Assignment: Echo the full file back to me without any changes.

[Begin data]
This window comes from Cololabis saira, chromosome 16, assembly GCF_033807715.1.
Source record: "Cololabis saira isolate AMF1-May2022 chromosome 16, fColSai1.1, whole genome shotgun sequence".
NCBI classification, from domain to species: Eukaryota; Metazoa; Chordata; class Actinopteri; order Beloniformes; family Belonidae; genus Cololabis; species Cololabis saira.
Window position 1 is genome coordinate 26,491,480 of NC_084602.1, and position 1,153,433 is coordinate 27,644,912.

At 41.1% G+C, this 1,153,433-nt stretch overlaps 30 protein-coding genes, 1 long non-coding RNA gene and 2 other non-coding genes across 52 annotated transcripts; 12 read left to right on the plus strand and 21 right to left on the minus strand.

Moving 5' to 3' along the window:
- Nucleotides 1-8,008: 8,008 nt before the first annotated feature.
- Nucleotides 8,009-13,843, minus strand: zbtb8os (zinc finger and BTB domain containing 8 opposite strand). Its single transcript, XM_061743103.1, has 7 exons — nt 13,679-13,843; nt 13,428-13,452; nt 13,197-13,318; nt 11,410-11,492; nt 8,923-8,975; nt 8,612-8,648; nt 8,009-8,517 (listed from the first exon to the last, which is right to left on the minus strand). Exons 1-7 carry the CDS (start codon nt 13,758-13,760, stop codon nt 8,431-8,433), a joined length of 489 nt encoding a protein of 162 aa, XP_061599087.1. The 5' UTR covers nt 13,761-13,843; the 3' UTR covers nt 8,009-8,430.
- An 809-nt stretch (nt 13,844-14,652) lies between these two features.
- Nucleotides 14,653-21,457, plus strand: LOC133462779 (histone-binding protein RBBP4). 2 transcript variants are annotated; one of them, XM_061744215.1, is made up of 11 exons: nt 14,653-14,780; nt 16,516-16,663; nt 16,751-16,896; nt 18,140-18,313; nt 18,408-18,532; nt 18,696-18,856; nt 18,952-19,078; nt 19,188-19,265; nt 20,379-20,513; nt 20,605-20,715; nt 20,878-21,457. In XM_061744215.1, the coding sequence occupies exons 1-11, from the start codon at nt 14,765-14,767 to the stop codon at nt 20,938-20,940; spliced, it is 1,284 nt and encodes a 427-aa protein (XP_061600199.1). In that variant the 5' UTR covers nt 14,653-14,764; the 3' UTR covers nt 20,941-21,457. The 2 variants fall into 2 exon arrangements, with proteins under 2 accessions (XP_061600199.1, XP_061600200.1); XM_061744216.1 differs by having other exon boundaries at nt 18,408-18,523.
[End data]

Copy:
This window comes from Cololabis saira, chromosome 16, assembly GCF_033807715.1.
Source record: "Cololabis saira isolate AMF1-May2022 chromosome 16, fColSai1.1, whole genome shotgun sequence".
NCBI classification, from domain to species: Eukaryota; Metazoa; Chordata; class Actinopteri; order Beloniformes; family Belonidae; genus Cololabis; species Cololabis saira.
Window position 1 is genome coordinate 26,491,480 of NC_084602.1, and position 1,153,433 is coordinate 27,644,912.

At 41.1% G+C, this 1,153,433-nt stretch overlaps 30 protein-coding genes, 1 long non-coding RNA gene and 2 other non-coding genes across 52 annotated transcripts; 12 read left to right on the plus strand and 21 right to left on the minus strand.

Moving 5' to 3' along the window:
- Nucleotides 1-8,008: 8,008 nt before the first annotated feature.
- Nucleotides 8,009-13,843, minus strand: zbtb8os (zinc finger and BTB domain containing 8 opposite strand). Its single transcript, XM_061743103.1, has 7 exons — nt 13,679-13,843; nt 13,428-13,452; nt 13,197-13,318; nt 11,410-11,492; nt 8,923-8,975; nt 8,612-8,648; nt 8,009-8,517 (listed from the first exon to the last, which is right to left on the minus strand). Exons 1-7 carry the CDS (start codon nt 13,758-13,760, stop codon nt 8,431-8,433), a joined length of 489 nt encoding a protein of 162 aa, XP_061599087.1. The 5' UTR covers nt 13,761-13,843; the 3' UTR covers nt 8,009-8,430.
- An 809-nt stretch (nt 13,844-14,652) lies between these two features.
- Nucleotides 14,653-21,457, plus strand: LOC133462779 (histone-binding protein RBBP4). 2 transcript variants are annotated; one of them, XM_061744215.1, is made up of 11 exons: nt 14,653-14,780; nt 16,516-16,663; nt 16,751-16,896; nt 18,140-18,313; nt 18,408-18,532; nt 18,696-18,856; nt 18,952-19,078; nt 19,188-19,265; nt 20,379-20,513; nt 20,605-20,715; nt 20,878-21,457. In XM_061744215.1, the coding sequence occupies exons 1-11, from the start codon at nt 14,765-14,767 to the stop codon at nt 20,938-20,940; spliced, it is 1,284 nt and encodes a 427-aa protein (XP_061600199.1). In that variant the 5' UTR covers nt 14,653-14,764; the 3' UTR covers nt 20,941-21,457. The 2 variants fall into 2 exon arrangements, with proteins under 2 accessions (XP_061600199.1, XP_061600200.1); XM_061744216.1 differs by having other exon boundaries at nt 18,408-18,523.